“Lowest attendance in three years and this is an ‘overcrowding’ issue?” Shideler said. “If so, why did they not say something two years ago as part of the ‘Vote Yes Lakeland’ campaign? He can’t have it both ways.”

In another point about enrollment numbers, Shideler said that all Lakeland children living west of Canada Road are zoned to attend Bon Lin Middle School. (See a boundary map online; select the “boundary” tab.) But the Lakeland school board asked the Arlington school officials Arlington agreed to this in negotiations on the seven-year interlocal agreement. They started this year by placing those Lakeland sixth-graders at AMS and will continue moving this group of Lakeland students over to AMS until eventually all in grades 6-8 attend AMS. The number of children affected by this change totaled about 70 sixth-graders, Shideler said.

In online discussions, Shideler wrote, “The very same people on the Lakeland School Board who created this issue now cry about ‘overcrowding’ and are attempting to use the problem they themselves created as justification for new school construction!”

Another criticism the petition supporters have for building immediately is that there is currently a seven-year interlocal agreement in place with Arlington Community Schools, and it includes an opt-out clause with three years’ notification required. If Lakeland opts out before the three years are up, it must still pay a seat fee to Arlington.

Floyd acknowledged that this is correct and estimated the cost would be about $230,000 to the Lakeland school district if Lakeland Prep opened for the 2017-2018 school year. He said it’s unlikely the district will be able to hit the 2017 opening goal and is more likely to open in 2018, when there would be no requirement to pay that fee.

Bond opponents also question the claim that professional opinions declare the bond issue and the $50 million school to be affordable for Lakeland. Shideler published a widely circulated document titled “Property Tax” that shows his math:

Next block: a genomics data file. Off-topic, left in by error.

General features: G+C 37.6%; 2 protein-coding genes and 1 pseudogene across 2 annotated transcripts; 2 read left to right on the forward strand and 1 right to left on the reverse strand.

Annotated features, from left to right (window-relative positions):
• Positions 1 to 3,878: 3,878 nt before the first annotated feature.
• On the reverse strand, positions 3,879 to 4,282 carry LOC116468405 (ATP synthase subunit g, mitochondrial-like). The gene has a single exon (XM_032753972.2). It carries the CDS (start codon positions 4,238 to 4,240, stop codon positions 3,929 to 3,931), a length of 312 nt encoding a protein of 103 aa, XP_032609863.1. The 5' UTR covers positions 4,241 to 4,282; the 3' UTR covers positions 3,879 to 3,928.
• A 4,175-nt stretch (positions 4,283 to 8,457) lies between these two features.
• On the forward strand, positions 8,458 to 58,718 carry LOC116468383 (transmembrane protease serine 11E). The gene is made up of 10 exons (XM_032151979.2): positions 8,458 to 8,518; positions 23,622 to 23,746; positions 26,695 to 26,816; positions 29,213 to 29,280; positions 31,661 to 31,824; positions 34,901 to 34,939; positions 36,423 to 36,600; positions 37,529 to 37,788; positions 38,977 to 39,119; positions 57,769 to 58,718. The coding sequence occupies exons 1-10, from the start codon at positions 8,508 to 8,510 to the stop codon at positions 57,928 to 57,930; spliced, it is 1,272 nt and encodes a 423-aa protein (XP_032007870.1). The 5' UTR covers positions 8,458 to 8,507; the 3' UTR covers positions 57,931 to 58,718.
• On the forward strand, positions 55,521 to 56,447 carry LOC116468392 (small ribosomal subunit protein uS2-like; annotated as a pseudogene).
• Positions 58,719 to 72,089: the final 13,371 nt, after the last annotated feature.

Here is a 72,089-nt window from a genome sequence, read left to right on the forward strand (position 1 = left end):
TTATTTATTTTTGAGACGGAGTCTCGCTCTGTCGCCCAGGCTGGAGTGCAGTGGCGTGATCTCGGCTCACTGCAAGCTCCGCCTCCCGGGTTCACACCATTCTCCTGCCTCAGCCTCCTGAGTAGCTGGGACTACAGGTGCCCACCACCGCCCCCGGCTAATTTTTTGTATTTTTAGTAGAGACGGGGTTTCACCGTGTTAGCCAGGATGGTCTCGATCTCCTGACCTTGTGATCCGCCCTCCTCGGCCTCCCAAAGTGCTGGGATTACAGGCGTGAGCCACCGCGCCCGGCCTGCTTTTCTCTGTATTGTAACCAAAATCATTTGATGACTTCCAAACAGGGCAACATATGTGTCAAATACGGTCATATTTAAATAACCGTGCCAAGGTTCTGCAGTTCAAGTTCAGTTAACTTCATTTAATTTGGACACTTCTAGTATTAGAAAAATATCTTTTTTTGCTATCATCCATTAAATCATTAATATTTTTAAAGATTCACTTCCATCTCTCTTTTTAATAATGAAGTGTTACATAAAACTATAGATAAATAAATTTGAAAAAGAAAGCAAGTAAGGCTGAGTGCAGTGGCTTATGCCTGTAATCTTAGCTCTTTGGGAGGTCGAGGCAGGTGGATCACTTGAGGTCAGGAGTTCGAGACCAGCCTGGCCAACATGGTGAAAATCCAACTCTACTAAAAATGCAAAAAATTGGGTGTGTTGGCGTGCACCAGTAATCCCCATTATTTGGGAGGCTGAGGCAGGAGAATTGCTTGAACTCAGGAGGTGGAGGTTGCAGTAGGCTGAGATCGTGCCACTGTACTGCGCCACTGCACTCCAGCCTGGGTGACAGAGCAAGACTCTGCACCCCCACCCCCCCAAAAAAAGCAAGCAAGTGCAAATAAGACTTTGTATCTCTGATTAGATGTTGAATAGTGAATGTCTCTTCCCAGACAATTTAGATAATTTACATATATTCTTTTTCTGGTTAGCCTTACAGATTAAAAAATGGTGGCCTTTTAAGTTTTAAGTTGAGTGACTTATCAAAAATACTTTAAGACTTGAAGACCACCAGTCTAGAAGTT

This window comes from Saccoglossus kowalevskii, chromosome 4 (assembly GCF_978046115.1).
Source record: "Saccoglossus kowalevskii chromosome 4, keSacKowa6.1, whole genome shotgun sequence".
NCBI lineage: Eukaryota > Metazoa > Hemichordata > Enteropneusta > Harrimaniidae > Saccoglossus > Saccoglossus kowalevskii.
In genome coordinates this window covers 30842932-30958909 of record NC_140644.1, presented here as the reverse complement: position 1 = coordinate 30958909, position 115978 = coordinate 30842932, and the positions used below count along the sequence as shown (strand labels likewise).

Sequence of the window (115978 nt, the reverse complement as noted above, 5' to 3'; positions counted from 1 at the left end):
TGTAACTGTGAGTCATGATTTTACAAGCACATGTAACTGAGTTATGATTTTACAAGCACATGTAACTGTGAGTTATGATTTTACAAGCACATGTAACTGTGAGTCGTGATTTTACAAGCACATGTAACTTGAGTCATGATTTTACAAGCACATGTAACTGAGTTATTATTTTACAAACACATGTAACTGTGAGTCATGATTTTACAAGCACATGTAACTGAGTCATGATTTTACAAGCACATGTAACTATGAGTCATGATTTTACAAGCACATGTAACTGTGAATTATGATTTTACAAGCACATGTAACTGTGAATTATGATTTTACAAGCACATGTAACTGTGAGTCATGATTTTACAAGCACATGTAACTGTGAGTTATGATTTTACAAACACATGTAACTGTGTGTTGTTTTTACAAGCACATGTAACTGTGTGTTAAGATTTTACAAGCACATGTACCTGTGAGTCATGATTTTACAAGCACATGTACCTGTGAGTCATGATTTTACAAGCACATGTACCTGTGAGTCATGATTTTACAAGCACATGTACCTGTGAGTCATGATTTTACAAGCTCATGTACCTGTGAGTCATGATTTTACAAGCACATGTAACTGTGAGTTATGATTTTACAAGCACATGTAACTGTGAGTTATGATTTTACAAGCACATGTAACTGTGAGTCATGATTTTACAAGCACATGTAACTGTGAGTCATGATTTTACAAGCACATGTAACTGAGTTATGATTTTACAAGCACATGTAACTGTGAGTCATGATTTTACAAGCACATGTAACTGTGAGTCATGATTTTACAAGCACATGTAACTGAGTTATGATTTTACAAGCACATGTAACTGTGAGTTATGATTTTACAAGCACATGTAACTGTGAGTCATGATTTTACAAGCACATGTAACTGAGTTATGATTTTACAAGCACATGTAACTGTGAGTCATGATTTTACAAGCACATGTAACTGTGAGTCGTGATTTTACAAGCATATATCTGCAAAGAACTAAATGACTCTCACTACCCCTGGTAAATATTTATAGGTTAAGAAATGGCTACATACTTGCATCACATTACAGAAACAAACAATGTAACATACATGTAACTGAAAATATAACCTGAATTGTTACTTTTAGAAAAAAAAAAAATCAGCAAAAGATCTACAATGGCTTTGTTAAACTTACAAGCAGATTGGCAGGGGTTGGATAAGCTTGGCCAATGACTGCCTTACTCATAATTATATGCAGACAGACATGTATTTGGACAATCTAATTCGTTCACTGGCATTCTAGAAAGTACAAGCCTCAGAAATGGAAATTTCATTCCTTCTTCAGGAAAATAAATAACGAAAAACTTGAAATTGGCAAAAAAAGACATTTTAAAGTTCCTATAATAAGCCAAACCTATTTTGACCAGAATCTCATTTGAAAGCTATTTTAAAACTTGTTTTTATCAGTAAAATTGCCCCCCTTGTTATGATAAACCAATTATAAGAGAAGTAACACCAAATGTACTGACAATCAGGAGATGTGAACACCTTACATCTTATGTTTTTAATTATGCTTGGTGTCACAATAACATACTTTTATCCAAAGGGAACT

• He said the total value of all taxable land in Lakeland in 2013 was $307,262,405.
  • Using the current published property tax rate of $0.85 per $100 of a property’s assessed value, the city generates $2,611,730 (land value X taxation rate). Of that tax revenue, Tennessee requires $0.15 to be used for school operations and doesn’t allow it to be used for debt reduction, Shideler said. Only $0.10 of the tax can be used for capital projects.
  • So for 2013, that would have meant $460,894 in school operations funds and $307,262 in capital improvement funds.
  • The $0.55 special property tax would generate $1,689,943.
  • The half-cent local option sales tax will bring in an estimated $200,000 total revenue this year, dedicated to the schools.
  • The school district’s bond specialist from PFM said the bond will cost the city about $3,480,000 annually.
  • Shideler calculated that the total revenues the city has for debt is $2,197,205 (taxable land value + special property tax – bond debt).
  • He said this leaves a deficit of an estimated $1,282,795.

That deficit could be made up by large and unlikely increases in properties’ assessed values and sales tax increases from huge retail growth. Shideler said he believes it will likely come from the city’s general fund or from money intended for the classroom.